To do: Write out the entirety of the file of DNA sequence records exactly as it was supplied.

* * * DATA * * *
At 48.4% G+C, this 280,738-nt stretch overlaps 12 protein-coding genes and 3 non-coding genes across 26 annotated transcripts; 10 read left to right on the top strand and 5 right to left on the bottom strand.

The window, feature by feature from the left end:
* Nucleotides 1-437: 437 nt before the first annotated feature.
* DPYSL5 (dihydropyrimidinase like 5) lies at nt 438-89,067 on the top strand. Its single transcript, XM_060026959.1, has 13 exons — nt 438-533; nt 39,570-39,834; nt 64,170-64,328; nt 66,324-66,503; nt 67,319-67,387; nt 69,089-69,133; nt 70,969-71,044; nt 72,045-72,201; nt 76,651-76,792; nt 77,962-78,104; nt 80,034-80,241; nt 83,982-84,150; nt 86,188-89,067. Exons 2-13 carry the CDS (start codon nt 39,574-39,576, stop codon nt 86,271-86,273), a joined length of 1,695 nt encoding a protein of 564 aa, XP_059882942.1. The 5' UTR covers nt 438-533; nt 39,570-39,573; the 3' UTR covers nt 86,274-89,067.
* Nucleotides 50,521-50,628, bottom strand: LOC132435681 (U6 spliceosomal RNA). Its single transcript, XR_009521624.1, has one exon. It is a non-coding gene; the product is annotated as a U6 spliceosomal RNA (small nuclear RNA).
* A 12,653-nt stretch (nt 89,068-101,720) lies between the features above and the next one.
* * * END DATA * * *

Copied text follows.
At 48.4% G+C, this 280,738-nt stretch overlaps 12 protein-coding genes and 3 non-coding genes across 26 annotated transcripts; 10 read left to right on the top strand and 5 right to left on the bottom strand.

The window, feature by feature from the left end:
* Nucleotides 1-437: 437 nt before the first annotated feature.
* DPYSL5 (dihydropyrimidinase like 5) lies at nt 438-89,067 on the top strand. Its single transcript, XM_060026959.1, has 13 exons — nt 438-533; nt 39,570-39,834; nt 64,170-64,328; nt 66,324-66,503; nt 67,319-67,387; nt 69,089-69,133; nt 70,969-71,044; nt 72,045-72,201; nt 76,651-76,792; nt 77,962-78,104; nt 80,034-80,241; nt 83,982-84,150; nt 86,188-89,067. Exons 2-13 carry the CDS (start codon nt 39,574-39,576, stop codon nt 86,271-86,273), a joined length of 1,695 nt encoding a protein of 564 aa, XP_059882942.1. The 5' UTR covers nt 438-533; nt 39,570-39,573; the 3' UTR covers nt 86,274-89,067.
* Nucleotides 50,521-50,628, bottom strand: LOC132435681 (U6 spliceosomal RNA). Its single transcript, XR_009521624.1, has one exon. It is a non-coding gene; the product is annotated as a U6 spliceosomal RNA (small nuclear RNA).
* A 12,653-nt stretch (nt 89,068-101,720) lies between the features above and the next one.